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Looking at your revised post #1, the 2nd method using analog capture will show differences. I can even tell you most results vs the original file will be poor. 30-50 db nulls mostly. I can further tell you the reason will be phase differences in the top half of the bandwidth caused by various filtering methods. Plus some from frequency response differences. Using a single % correct number will hide the details of these differences. Deltawave can correct for FR and phase if you ask it to do so. When it does the nulls drop into the 90 db or better range. Deep nulls are much more easily ruined by tiny things most people don't fully appreciate. That is also why getting a deep null of 90 db or more is impressive and convincing.

Here is a thread testing loopbacks of ADCs and DAC's that has been running since 2011 over at gearspace.

Here is a link to the latest results which have dozens of devices tested over the years. BTW, it was the unreliable functioning of Diffmaker which inspired Paul to write Deltawave.

There is a place you can download all the uploaded files to that Gearspace page. Paul did that and ran all of them in Deltawave. Both the way they run them showing results from the Gearspace page and his results. He also ran them correcting for phase and FR. He has a list of all that at this link.

 
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73hadd

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S/PDIF transmission and reception is pretty trivial, making errors exceedingly rare. Even if there was an error once an hour, say, that would not affect the overall "sound quality." You'd get a tick whenever an error did occur, and chances are good you wouldn't even notice.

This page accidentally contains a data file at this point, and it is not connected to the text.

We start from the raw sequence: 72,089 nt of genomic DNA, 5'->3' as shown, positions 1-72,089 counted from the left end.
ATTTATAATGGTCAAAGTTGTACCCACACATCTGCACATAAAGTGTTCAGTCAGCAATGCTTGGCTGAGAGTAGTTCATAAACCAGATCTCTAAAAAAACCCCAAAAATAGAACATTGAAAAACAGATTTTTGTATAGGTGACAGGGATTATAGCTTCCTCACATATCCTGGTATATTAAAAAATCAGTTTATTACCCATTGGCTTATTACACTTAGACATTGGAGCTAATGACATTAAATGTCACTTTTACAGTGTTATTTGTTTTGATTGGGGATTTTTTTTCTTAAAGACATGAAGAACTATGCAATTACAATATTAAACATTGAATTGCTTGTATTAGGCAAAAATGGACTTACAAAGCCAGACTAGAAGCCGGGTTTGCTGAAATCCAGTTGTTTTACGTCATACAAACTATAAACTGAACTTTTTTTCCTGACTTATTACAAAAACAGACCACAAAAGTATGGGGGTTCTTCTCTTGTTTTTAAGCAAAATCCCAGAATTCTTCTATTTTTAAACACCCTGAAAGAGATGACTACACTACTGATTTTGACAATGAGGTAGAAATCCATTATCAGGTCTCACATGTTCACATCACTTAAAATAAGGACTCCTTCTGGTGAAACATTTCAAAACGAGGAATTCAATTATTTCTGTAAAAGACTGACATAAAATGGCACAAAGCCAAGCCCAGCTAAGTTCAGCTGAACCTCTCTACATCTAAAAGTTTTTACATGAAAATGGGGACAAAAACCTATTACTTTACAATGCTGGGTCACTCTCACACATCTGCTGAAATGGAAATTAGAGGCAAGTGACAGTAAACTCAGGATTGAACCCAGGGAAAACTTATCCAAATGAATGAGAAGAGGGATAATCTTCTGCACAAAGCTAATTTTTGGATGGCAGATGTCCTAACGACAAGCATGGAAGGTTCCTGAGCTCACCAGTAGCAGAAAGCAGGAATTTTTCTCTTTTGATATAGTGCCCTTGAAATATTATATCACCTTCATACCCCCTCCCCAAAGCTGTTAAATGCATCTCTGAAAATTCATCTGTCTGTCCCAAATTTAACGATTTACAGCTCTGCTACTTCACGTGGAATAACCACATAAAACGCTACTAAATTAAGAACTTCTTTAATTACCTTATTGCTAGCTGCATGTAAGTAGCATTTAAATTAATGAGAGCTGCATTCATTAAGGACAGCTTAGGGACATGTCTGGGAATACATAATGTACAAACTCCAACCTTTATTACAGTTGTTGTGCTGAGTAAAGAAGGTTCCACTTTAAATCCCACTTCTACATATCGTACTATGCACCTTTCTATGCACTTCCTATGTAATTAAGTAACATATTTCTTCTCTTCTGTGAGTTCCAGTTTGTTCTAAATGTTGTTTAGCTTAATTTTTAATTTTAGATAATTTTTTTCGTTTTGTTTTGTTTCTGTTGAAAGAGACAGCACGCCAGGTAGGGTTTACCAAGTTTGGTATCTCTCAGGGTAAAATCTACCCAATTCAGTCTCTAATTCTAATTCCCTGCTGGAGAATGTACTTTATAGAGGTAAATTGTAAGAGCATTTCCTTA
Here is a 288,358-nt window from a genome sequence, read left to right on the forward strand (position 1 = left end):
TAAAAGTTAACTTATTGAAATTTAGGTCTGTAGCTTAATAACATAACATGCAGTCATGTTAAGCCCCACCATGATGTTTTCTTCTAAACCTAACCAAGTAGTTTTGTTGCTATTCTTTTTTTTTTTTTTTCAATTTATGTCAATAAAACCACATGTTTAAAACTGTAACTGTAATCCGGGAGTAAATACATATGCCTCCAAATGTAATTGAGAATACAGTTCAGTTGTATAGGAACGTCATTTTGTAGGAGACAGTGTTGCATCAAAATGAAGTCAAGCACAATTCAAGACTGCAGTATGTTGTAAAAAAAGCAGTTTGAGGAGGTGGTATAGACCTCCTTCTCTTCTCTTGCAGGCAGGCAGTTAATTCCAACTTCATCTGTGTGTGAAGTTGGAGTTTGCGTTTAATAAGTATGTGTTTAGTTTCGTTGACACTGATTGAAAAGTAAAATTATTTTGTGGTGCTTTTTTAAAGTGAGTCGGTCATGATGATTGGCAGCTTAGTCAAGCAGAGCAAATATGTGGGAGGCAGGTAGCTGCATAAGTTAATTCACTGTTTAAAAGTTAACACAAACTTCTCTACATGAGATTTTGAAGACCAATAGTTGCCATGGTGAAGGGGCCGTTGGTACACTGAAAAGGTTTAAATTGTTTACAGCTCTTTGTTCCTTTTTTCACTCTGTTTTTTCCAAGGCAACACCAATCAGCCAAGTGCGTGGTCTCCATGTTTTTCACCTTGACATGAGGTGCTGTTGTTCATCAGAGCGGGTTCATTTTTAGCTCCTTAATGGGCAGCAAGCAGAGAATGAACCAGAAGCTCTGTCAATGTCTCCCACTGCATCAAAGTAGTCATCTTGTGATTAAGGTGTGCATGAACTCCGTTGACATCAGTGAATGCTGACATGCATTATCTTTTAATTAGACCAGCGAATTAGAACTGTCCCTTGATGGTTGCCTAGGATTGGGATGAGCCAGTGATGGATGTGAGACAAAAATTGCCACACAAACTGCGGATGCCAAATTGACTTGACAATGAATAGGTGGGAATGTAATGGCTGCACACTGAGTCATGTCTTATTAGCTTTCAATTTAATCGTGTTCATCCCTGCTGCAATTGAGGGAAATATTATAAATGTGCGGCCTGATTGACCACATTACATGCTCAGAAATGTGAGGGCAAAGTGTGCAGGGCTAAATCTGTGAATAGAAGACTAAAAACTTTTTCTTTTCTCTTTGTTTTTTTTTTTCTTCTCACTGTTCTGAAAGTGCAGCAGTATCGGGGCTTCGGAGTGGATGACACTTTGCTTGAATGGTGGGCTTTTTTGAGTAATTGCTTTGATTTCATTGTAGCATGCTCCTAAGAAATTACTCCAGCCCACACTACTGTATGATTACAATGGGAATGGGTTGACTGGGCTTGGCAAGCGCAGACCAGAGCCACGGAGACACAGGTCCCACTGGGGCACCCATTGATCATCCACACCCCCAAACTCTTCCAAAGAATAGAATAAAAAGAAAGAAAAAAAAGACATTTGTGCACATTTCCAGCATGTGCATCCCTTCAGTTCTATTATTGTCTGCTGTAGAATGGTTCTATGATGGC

If a disc is so bad as to produce any significant number of undetected errors, it will no longer sound like music at all. It will emphatically NOT cause any of the usually described effects like lacking/excessive bass or treble, haze, glare, prat, etc. That is just not possible.
This test is not for audibility.
 
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73hadd

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I just don't get it. We routinely transmit terabytes of data error free across the world, under the ocean, and through space. We stream HD movies at extremely high bit rates error free through shared networks. But somehow folks think pulling simple music data off of a CD a foot away through a dedicated wire is fraught with errors.
Stateful data transmission with error correction is different.
 
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73hadd

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I will be happy with the conclusion found after reviewing data. It could be zero difference, one percent, or maybe closer to the CD ROM variance of 9%.

Apologies to anyone reading this and found it a waste of time.
 
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73hadd

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No I will not do this again using CLI. Sorry.

Listen to what mansr is telling you. In years past I've run a usb to spdif converter testing for errors in the USB. Did it for 12 hours several times. Never found one error. USB will likely have more errors than spdif. Plus I'm not finding your reason for this. As mansr said, errors will not cause variables in sound quality. If some device has lots of errors it will glitch enough you'll quit using it.

So if you posit otherwise it's on you to show this. Some of us are trying nicely to tell you that you will be wasting your time.
If you saved the files I think you just have to run the commands.
 

617

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philips-sampler-1983.jpg
 

tonycollinet

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I will be happy with the conclusion found after reviewing data. It could be zero difference, one percent, or maybe closer to the CD ROM variance of 9%.

Apologies to anyone reading this and found it a waste of time.
Where are you getting CD rom variance of 9% from?